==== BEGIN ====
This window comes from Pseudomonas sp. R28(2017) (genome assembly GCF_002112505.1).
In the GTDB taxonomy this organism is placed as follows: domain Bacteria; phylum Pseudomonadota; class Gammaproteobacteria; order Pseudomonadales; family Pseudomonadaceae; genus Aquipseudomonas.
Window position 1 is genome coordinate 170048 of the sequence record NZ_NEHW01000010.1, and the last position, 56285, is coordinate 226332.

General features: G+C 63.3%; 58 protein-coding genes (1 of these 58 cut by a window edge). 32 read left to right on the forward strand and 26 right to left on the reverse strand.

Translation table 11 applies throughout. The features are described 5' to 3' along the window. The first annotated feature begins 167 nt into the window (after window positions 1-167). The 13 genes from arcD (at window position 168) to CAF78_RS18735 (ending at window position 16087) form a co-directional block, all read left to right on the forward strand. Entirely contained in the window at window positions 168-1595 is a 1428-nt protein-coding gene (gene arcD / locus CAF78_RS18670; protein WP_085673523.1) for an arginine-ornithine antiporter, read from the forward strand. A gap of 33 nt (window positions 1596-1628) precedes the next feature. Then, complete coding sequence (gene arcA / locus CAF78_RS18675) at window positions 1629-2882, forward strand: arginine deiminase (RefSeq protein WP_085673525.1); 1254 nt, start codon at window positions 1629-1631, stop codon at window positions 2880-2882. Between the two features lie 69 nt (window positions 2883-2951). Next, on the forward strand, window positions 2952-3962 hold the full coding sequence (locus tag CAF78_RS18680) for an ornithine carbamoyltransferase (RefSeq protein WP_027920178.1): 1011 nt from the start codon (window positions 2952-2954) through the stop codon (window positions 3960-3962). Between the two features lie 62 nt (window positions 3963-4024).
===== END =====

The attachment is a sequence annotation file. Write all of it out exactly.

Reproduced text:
This window comes from Pseudomonas sp. R28(2017) (genome assembly GCF_002112505.1).
In the GTDB taxonomy this organism is placed as follows: domain Bacteria; phylum Pseudomonadota; class Gammaproteobacteria; order Pseudomonadales; family Pseudomonadaceae; genus Aquipseudomonas.
Window position 1 is genome coordinate 170048 of the sequence record NZ_NEHW01000010.1, and the last position, 56285, is coordinate 226332.

General features: G+C 63.3%; 58 protein-coding genes (1 of these 58 cut by a window edge). 32 read left to right on the forward strand and 26 right to left on the reverse strand.

Translation table 11 applies throughout. The features are described 5' to 3' along the window. The first annotated feature begins 167 nt into the window (after window positions 1-167). The 13 genes from arcD (at window position 168) to CAF78_RS18735 (ending at window position 16087) form a co-directional block, all read left to right on the forward strand. Entirely contained in the window at window positions 168-1595 is a 1428-nt protein-coding gene (gene arcD / locus CAF78_RS18670; protein WP_085673523.1) for an arginine-ornithine antiporter, read from the forward strand. A gap of 33 nt (window positions 1596-1628) precedes the next feature. Then, complete coding sequence (gene arcA / locus CAF78_RS18675) at window positions 1629-2882, forward strand: arginine deiminase (RefSeq protein WP_085673525.1); 1254 nt, start codon at window positions 1629-1631, stop codon at window positions 2880-2882. Between the two features lie 69 nt (window positions 2883-2951). Next, on the forward strand, window positions 2952-3962 hold the full coding sequence (locus tag CAF78_RS18680) for an ornithine carbamoyltransferase (RefSeq protein WP_027920178.1): 1011 nt from the start codon (window positions 2952-2954) through the stop codon (window positions 3960-3962). Between the two features lie 62 nt (window positions 3963-4024).